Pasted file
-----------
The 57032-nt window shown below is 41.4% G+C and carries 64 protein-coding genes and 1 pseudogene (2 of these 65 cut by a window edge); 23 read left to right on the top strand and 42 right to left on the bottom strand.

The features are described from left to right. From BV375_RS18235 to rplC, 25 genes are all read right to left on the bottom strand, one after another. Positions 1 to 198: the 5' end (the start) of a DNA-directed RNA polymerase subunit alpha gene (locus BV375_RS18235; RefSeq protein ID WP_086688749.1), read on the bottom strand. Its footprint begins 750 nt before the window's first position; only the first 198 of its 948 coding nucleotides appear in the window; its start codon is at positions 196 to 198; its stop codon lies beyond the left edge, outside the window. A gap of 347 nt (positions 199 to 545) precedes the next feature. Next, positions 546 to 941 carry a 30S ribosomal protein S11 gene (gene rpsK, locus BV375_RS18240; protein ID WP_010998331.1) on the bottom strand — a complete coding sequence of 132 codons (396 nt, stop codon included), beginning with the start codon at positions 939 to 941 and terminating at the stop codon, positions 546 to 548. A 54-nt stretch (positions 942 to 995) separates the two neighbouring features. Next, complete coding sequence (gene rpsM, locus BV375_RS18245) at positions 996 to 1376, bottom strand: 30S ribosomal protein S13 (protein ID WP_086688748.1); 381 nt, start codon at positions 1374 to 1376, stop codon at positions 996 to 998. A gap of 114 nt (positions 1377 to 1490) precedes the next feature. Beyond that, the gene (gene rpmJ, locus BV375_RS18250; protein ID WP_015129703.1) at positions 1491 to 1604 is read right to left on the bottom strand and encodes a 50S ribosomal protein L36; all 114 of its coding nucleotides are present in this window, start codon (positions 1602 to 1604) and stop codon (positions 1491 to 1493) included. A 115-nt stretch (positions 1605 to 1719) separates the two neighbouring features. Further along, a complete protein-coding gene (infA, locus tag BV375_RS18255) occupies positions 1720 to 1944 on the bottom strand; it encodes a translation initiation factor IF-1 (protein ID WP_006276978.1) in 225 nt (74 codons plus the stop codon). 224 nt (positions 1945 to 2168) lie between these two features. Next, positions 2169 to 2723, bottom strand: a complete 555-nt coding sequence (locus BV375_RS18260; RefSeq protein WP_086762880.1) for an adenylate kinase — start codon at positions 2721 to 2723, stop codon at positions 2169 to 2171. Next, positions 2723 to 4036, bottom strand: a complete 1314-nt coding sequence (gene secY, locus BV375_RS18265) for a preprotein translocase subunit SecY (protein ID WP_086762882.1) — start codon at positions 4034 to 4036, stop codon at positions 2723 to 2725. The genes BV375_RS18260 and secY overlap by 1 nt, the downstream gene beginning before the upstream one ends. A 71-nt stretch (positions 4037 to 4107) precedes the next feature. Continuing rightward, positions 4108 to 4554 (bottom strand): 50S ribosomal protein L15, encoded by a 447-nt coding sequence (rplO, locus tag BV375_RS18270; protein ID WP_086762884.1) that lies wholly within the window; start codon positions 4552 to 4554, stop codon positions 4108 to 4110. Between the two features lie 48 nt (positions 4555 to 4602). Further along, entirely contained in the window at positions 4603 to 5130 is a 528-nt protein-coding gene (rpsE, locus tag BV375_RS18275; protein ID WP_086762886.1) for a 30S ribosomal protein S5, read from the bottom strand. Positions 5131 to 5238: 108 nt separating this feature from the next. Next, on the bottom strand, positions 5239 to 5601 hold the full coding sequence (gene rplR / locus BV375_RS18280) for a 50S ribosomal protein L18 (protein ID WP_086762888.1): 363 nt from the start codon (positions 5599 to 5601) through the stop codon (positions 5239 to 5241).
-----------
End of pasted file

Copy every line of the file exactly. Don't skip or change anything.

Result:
The 57032-nt window shown below is 41.4% G+C and carries 64 protein-coding genes and 1 pseudogene (2 of these 65 cut by a window edge); 23 read left to right on the top strand and 42 right to left on the bottom strand.

The features are described from left to right. From BV375_RS18235 to rplC, 25 genes are all read right to left on the bottom strand, one after another. Positions 1 to 198: the 5' end (the start) of a DNA-directed RNA polymerase subunit alpha gene (locus BV375_RS18235; RefSeq protein ID WP_086688749.1), read on the bottom strand. Its footprint begins 750 nt before the window's first position; only the first 198 of its 948 coding nucleotides appear in the window; its start codon is at positions 196 to 198; its stop codon lies beyond the left edge, outside the window. A gap of 347 nt (positions 199 to 545) precedes the next feature. Next, positions 546 to 941 carry a 30S ribosomal protein S11 gene (gene rpsK, locus BV375_RS18240; protein ID WP_010998331.1) on the bottom strand — a complete coding sequence of 132 codons (396 nt, stop codon included), beginning with the start codon at positions 939 to 941 and terminating at the stop codon, positions 546 to 548. A 54-nt stretch (positions 942 to 995) separates the two neighbouring features. Next, complete coding sequence (gene rpsM, locus BV375_RS18245) at positions 996 to 1376, bottom strand: 30S ribosomal protein S13 (protein ID WP_086688748.1); 381 nt, start codon at positions 1374 to 1376, stop codon at positions 996 to 998. A gap of 114 nt (positions 1377 to 1490) precedes the next feature. Beyond that, the gene (gene rpmJ, locus BV375_RS18250; protein ID WP_015129703.1) at positions 1491 to 1604 is read right to left on the bottom strand and encodes a 50S ribosomal protein L36; all 114 of its coding nucleotides are present in this window, start codon (positions 1602 to 1604) and stop codon (positions 1491 to 1493) included. A 115-nt stretch (positions 1605 to 1719) separates the two neighbouring features. Further along, a complete protein-coding gene (infA, locus tag BV375_RS18255) occupies positions 1720 to 1944 on the bottom strand; it encodes a translation initiation factor IF-1 (protein ID WP_006276978.1) in 225 nt (74 codons plus the stop codon). 224 nt (positions 1945 to 2168) lie between these two features. Next, positions 2169 to 2723, bottom strand: a complete 555-nt coding sequence (locus BV375_RS18260; RefSeq protein WP_086762880.1) for an adenylate kinase — start codon at positions 2721 to 2723, stop codon at positions 2169 to 2171. Next, positions 2723 to 4036, bottom strand: a complete 1314-nt coding sequence (gene secY, locus BV375_RS18265) for a preprotein translocase subunit SecY (protein ID WP_086762882.1) — start codon at positions 4034 to 4036, stop codon at positions 2723 to 2725. The genes BV375_RS18260 and secY overlap by 1 nt, the downstream gene beginning before the upstream one ends. A 71-nt stretch (positions 4037 to 4107) precedes the next feature. Continuing rightward, positions 4108 to 4554 (bottom strand): 50S ribosomal protein L15, encoded by a 447-nt coding sequence (rplO, locus tag BV375_RS18270; protein ID WP_086762884.1) that lies wholly within the window; start codon positions 4552 to 4554, stop codon positions 4108 to 4110. Between the two features lie 48 nt (positions 4555 to 4602). Further along, entirely contained in the window at positions 4603 to 5130 is a 528-nt protein-coding gene (rpsE, locus tag BV375_RS18275; protein ID WP_086762886.1) for a 30S ribosomal protein S5, read from the bottom strand. Positions 5131 to 5238: 108 nt separating this feature from the next. Next, on the bottom strand, positions 5239 to 5601 hold the full coding sequence (gene rplR / locus BV375_RS18280) for a 50S ribosomal protein L18 (protein ID WP_086762888.1): 363 nt from the start codon (positions 5599 to 5601) through the stop codon (positions 5239 to 5241).